Chapter 94751027

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Chapter NumberI
Chapter TitleBY THE NIGHT MAIL.
Chapter Urlhttp://nla.gov.au/nla.news-article94751027
Full Date1879-12-20
Page Number18
Corrections6
Word Count5763
IllustratedN
Last Corrected2018-12-29
Newspaper TitleSouth Australian Chronicle and Weekly Mail (Adelaide, SA : 1868 - 1881)
Trove TitleGeorge Caulfield's Journey: A Christmas Story
article text

Literature.

GEORGE CAULFIELD'S JOURNEY. A CHRISTMAS STORY.

BY MISS BRADDON.

CHAPTER I. — By the Night Mail.

There were but five minutes left before the time for starting of the night mail from the great central terminus in the busy com- mercial city of Grandchester, and the Rev. George Caulfield, with a travelling bag in his hand and a comfortable railway rug over his arm, was walking slowly along the platform, peering into the first-class car-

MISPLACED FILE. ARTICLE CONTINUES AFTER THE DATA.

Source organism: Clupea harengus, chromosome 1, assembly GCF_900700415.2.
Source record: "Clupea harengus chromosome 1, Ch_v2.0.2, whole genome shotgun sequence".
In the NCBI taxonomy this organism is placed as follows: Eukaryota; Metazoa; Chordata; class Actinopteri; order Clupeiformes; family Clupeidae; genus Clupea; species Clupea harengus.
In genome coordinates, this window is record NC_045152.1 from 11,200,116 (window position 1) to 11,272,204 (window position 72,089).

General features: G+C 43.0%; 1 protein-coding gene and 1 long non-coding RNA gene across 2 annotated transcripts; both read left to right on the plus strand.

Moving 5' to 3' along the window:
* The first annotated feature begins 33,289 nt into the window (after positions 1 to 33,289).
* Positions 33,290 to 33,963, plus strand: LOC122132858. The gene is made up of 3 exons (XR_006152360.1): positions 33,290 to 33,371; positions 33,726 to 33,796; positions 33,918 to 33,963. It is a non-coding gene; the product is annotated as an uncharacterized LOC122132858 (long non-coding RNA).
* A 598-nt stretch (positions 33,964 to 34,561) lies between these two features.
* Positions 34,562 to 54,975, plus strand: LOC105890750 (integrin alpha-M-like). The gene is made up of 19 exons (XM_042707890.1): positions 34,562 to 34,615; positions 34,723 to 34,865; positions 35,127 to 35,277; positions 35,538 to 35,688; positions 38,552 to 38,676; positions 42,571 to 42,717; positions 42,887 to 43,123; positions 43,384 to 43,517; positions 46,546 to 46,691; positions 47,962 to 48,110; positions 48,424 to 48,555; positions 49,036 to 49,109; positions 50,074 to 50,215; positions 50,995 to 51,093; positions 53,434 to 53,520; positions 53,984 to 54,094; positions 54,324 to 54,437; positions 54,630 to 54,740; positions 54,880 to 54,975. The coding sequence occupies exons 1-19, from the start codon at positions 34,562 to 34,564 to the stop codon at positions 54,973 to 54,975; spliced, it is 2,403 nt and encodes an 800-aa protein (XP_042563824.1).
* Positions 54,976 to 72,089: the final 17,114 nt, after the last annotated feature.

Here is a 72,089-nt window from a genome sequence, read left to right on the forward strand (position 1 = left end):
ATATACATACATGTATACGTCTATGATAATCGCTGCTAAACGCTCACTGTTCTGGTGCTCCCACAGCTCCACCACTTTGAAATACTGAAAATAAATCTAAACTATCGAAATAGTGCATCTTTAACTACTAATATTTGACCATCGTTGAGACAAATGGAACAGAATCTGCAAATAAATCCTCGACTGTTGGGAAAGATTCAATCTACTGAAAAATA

riages as he went by, in quest of ease and solitude. He was a man of reserved tem- per, bookish beyond his years, and he had a horror of finding himself imprisoned among five noisy spirits, cottony, horsey, and of that boisterous and coarsely-spoken tempera- ment which the refined and gentle parson would have characterised as rowdy. The Reverend George was a Christian gentle- man, but so far as it was possible for his mild nature to hate any one he hated fast young men. He was not fond of strangers in a general way. He endured them, but he did not love them. He had lingered on the platform till the train was within three minutes of starting, in the hope of securing for himself the luxury of privacy, but as the long hand of the station clock marked the third minute before eleven he espied an empty carriage, and was in the act of enter- ing it when a hand was laid very gently on his sleeve. ''Pardon me, sir,' said a somewhat agitated voice, "are you a medical man?" Mr. Caulfield turned, and confronted a man of slight figure and middle height, some years younger than himself, a man with a pale face, delicate features, and soft black eyes — a very interesting countenance, thought the curate. The stranger looked anxious and hurried. "No," answered Mr. Caulfield, "I am a clergyman." '"That is almost as good. My dear sir, will you do me a great favor? My sister, an invalid, is travelling by this train, alone, but she will be met by friends at Milldale Junction. She is very ill — nothing infec- tious — chest complaint, poor girl. If you will afford her the privilege of your pro- tection, only as far as Milldale, you will oblige me enormously." There was no time for hesitation, the bell was ringing clamorously, people were hurrying to their seats. "With pleasure," said the good-natured curate, sorry to lose the delight of loneli- ness, embarrassed at the idea of an un- known invalid, but far too kind to shrink from doing an act of mercy. The young man ran to the second-class waiting room, the door of which was just opposite, and returned almost immediately, carrying a muffled figure in his arms — a small, fragile form, which he carried as easily as if it had been that of a child. This slender figure, half buried in a large Rob Roy shawl, he placed with infinite care in one of the seats furthest from the door, then he ran back to the waiting-room for more wraps, a pillow, and a foot-warmer. He administered with womanly tenderness to the comfort of the invalid, who reclined motionless and silent in her corner, and then, hurried and agitated in the imminent departure of the mail, he stood at the door of the carriage talking to Mr. Caulfield, who had taken his seat in the opposite corner to that occupied by the invalid. "You are more than good," said the stranger. "Don't talk to her; she is low and nervous, and you will agitate her pain- fully if you force her to talk. I daresay she will doze all the way. It is only an hour from here to Milldale, and no stop- page till you get there. Oh, by the way, kindly take this bottle, and if she should turn faint or giddy, by the way, give her a few drops of the contents. There goes the flag. Will you allow me to offer you my card? I am deeply indebted. Good night." All this had been said hurriedly. George Caulfield had hardly time to take the pre- ferred card when the engine puffed itself laboriously out of the great, ghastly ter- minus — a wilderness of ironwork, a laby- rinth of tunnels and sidings and incom- prehensible platforms, very gloomy on this cold winter night. For the first few minutes Mr. Caulfield felt so confused and disturbed by the sud- denness of the charge that had been forced upon him that he hardly knew what he was doing. Then he glanced at the lady, and saw with a feeling of relief that her head